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May/June 2018 issue.

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Economy in Numbers

Why Janus Matters

Bracing for a U.S. Supreme Court ruling attacking public-sector workers.

BY GERALD FRIEDMAN | May/June 2018 | pdf version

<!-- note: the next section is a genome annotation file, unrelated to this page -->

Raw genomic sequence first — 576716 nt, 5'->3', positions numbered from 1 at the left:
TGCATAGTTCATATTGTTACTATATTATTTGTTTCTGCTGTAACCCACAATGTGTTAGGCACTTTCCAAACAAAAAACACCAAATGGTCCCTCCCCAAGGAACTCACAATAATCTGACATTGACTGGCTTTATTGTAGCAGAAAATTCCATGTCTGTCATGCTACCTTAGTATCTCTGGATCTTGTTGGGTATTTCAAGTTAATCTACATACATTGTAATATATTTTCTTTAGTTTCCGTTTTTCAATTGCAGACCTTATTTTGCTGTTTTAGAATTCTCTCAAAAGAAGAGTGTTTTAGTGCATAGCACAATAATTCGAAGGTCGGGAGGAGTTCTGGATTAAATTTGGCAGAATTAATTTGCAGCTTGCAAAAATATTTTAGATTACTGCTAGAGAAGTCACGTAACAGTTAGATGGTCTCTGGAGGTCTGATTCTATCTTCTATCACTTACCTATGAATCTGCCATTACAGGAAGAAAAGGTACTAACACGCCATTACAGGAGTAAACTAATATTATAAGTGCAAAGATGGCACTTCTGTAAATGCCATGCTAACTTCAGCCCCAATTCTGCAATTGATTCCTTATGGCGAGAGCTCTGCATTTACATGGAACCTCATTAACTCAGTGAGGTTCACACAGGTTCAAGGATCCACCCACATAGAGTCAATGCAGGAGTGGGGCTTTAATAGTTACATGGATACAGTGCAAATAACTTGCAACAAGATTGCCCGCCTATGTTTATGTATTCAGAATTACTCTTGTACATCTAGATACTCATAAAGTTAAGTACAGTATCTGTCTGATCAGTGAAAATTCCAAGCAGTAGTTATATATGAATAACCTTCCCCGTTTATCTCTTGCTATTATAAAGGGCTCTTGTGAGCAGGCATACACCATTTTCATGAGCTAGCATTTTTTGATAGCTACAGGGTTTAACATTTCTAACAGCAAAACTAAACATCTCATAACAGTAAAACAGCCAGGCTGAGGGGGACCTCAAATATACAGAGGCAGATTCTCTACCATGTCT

Unlike many other countries, when the United States enacted its central private-sector labor law, the National Labor Relations Act, in 1935, it did not include public employees within the same framework for collective bargaining. While there were public-sector unions dating back to the 19th century, collective bargaining became widespread only decades later. In 1959 Wisconsin established an influential legal framework for municipal collective bargaining, and in 1962 President John Kennedy issued Executive Order 10988 recognizing the right of federal workers to bargain collectively. From there, collective bargaining spread and public-sector union membership grew rapidly, remaining strong even while membership stagnated and then declined in the private sector. Public-sector unions have been effective in raising wages and improving conditions for teachers and other public employees. Since the decline in private-sector union membership, public-sector jobs have been distinguished by relatively better conditions and wages. Because women and minority workers are disproportionately employed in these jobs, public-sector unions are particularly important for them. These unions have been particularly important for the Democratic Party, which relies on their financing and votes (just as it relies on the same from women and minorities in general). The partisan divide has led Republicans to attack public employees and their unions. After rising sharply from 2% in 1960 to 67% in 1990, the share of public employees covered by laws requiring collective bargaining has fallen, dropping to 63% in 2010. Since then, Republicans in some states, including former union strongholds Wisconsin and Michigan, have reduced the scope of collective bargaining and removed union-security rules requiring that workers covered by collective bargaining either belong to the relevant union or pay an agency fee. The United States Supreme Court is now considering a case brought by Mark Janus, a child-support specialist at the Illinois Department of Healthcare and Family Services. While Janus is not a union member, in Janus v. AFSCME Council 31, he is disputing the obligation to pay an agency fee for the collective bargaining services provided by the union, that everything done by the union is a form of political speech and, therefore, that the requirement that he contribute is a form of compelled speech and a violation of his rights under the First Amendment. Janus would reverse an earlier decision by the Court, the 1977 case Abood v. Detroit Board of Education. It marks a return of the 2016 case, Friedrichs v. California Teachers Association, which was not decided by a 4–4 ruling after the death of Justice Antonin Scalia. With the appointment of Neil Gorsuch to the Supreme Court, it is expected that the ruling in Janus will go against the unions.